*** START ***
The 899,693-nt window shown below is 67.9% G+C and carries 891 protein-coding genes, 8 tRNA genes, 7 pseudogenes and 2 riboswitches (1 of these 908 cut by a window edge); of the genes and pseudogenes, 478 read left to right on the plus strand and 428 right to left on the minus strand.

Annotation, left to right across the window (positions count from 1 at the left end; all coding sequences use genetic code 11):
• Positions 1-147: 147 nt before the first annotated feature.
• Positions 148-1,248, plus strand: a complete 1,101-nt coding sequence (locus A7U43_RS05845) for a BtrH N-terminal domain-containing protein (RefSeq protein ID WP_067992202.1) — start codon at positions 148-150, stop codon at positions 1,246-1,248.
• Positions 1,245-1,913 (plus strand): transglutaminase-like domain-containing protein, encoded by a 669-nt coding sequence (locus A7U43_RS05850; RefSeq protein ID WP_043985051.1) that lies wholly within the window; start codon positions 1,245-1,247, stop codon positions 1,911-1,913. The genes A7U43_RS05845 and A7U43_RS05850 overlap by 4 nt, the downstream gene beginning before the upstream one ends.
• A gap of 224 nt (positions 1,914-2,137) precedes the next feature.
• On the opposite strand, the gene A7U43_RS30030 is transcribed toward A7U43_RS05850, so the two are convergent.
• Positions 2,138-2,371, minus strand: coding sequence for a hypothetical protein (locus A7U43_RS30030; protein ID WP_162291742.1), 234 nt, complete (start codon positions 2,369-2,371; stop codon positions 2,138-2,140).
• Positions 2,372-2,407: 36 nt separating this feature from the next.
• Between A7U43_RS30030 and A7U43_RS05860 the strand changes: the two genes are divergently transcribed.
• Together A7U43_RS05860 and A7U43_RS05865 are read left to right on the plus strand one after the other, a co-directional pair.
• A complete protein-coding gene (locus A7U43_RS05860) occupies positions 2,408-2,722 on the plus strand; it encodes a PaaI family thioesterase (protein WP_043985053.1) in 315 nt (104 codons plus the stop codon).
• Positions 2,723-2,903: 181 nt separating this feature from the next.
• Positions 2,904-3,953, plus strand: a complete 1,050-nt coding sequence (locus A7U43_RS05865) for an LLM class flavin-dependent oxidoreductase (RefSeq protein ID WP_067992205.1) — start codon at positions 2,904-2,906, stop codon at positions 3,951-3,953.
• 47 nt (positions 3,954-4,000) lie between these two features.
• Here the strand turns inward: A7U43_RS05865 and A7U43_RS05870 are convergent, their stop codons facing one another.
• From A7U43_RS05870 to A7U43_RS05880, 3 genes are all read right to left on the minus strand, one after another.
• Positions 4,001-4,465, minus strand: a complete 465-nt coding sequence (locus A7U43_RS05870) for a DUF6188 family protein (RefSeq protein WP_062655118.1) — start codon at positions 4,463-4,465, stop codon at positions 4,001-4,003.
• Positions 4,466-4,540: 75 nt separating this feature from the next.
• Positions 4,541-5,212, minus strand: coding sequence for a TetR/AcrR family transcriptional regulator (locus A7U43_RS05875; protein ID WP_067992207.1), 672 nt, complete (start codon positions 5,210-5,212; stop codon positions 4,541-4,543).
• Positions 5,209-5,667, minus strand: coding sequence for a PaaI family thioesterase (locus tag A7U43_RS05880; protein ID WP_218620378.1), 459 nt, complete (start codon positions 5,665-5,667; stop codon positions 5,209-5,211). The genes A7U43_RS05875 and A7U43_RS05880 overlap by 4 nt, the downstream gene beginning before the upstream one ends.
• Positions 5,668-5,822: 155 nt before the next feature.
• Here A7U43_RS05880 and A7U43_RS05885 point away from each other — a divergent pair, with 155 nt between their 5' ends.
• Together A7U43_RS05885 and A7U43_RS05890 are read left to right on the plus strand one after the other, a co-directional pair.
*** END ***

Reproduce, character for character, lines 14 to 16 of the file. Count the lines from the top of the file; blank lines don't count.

• Positions 2,904-3,953, plus strand: a complete 1,050-nt coding sequence (locus A7U43_RS05865) for an LLM class flavin-dependent oxidoreductase (RefSeq protein ID WP_067992205.1) — start codon at positions 2,904-2,906, stop codon at positions 3,951-3,953.
• 47 nt (positions 3,954-4,000) lie between these two features.
• Here the strand turns inward: A7U43_RS05865 and A7U43_RS05870 are convergent, their stop codons facing one another.